Open up the roboflow_config.json file and change the following values for the keys ROBOFLOW_API_KEY and ROBOFLOW_MODEL. For example if xx-name--# is your model ID and 9QoZKPC2l7A5 is your access token, then your JSON file would look like this:

  "__comment1": "Obtain these values via Roboflow",
  "ROBOFLOW_MODEL": "xx-name--#",
  "LOCAL_SERVER": false,

  "__comment2": "The following are only needed for",
  "FRAMERATE": 24,
  "BUFFER": 0.5

Finally to test how well your model works, run:

Sample Detection with OCR

It seems to work pretty well! Now let's dive into how all of this actually works. Note: This was all written in Python!

How does the code work?

Let's talk through how our code works step-by-step.

Constructing the inference URL

Roboflow's inference endpoint for each model is constructed in a very specific way. It gathers the data from the roboflow_config.json file and then constructs the URL accordingly. Here we can see how the URL is constructed:

upload_url = "".join([
   "?access_token=" + ROBOFLOW_API_KEY,

Sending each frame to be analyzed by the model endpoint

To run an inference on a video, each frame is an image that is run through the model endpoint. However, before the frame can be sent to the endpoint, there are a couple of steps that must be fulfilled:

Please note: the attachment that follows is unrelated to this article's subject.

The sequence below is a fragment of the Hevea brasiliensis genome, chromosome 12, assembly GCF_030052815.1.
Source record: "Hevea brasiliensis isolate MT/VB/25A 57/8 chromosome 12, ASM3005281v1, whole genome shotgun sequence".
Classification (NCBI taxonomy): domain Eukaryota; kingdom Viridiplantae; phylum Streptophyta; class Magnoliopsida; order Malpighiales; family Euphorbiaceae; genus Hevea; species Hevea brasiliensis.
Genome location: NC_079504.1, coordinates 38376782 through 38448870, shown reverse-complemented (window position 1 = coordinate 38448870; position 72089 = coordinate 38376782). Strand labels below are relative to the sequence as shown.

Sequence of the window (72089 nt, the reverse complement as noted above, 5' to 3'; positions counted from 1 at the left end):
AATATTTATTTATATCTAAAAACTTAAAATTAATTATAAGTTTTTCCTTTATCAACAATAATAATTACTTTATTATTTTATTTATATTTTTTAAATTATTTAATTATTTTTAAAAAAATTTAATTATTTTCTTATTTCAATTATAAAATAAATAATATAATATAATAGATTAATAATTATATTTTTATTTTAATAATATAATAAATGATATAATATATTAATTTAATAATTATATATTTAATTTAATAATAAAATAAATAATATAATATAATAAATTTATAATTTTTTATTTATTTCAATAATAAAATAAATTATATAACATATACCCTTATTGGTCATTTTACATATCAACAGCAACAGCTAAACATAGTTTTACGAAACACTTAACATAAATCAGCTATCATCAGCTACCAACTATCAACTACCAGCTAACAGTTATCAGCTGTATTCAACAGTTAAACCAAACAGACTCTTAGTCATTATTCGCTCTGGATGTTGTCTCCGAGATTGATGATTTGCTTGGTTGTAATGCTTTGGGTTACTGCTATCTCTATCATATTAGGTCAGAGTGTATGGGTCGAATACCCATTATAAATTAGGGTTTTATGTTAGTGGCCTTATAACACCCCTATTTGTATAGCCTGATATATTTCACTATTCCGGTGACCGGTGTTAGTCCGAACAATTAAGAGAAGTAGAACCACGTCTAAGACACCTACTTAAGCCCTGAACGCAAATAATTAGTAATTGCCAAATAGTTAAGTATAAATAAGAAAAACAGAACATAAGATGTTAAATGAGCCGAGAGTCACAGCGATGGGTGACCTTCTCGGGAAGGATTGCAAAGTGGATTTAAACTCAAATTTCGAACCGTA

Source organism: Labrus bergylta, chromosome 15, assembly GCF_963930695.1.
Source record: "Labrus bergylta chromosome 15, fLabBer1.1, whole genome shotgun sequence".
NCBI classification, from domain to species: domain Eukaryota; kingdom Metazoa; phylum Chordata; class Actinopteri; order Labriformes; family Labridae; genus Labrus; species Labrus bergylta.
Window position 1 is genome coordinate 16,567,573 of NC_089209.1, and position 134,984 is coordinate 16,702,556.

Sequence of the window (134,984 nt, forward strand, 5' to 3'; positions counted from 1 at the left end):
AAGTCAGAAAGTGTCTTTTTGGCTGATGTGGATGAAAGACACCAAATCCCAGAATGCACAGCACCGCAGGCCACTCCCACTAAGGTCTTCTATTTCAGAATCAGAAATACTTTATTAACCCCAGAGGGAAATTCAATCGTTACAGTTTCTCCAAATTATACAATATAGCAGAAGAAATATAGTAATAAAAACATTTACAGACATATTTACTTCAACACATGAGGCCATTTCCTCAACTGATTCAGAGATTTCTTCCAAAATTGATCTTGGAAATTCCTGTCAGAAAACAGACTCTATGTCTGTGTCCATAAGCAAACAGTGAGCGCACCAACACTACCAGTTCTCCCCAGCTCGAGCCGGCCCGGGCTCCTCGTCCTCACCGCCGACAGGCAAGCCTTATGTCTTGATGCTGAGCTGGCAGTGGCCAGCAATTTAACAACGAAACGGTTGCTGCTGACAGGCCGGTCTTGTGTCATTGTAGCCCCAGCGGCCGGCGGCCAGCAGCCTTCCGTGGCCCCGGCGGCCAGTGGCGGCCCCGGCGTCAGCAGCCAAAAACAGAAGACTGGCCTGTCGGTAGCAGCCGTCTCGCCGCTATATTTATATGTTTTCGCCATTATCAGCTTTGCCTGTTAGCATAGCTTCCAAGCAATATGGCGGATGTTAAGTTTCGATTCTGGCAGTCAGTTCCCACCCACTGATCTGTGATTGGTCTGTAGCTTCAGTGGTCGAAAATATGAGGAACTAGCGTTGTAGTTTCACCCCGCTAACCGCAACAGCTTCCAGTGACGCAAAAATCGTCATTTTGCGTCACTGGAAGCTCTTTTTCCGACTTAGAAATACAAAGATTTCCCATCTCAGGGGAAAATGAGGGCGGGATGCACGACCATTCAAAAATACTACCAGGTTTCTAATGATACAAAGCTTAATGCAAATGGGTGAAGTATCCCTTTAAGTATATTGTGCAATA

• Obtaining the frame itself: To obtain the frame, OpenCV provides a read method to be able to read the current frame in the video stream. This can be done simply through this:
# Get webcam interface via opencv-python
video = cv2.VideoCapture(0)
# Get the current image from the webcam
ret, img =
  • Resizing the frame: This helps improve speed and save bandwidth while maintaining the aspect ratio
height, width, channels = img.shape
scale = ROBOFLOW_SIZE / max(height, width)
img = cv2.resize(img, (round(scale * width), round(scale * height)))
  • Encoding the image to a base64 string: The Roboflow hosted API, requires you to post the image as a base64 string. Fortunately, this is very easy by simply doing:
retval, buffer = cv2.imencode('.jpg', img)
img_str = base64.b64encode(buffer)
  • Sending an http post request: You can finally post the data to your model endpoint and obtain the different predictions that your model was able to find!
resp =, data=img_str, headers={
    "Content-Type": "application/x-www-form-urlencoded"
}, stream=True).json()['predictions']
Processing the Responses

Now we have to process the responses from the inference API.

  • JSON Response: Great! Now that you have the predictions, all that is required to do is to draw the predictions onto the video frame itself. To do this, we need to understand what the json response for a prediction may look like:
    "x": 504.5,
    "y": 363.0,
    "width": 215,
    "height": 172,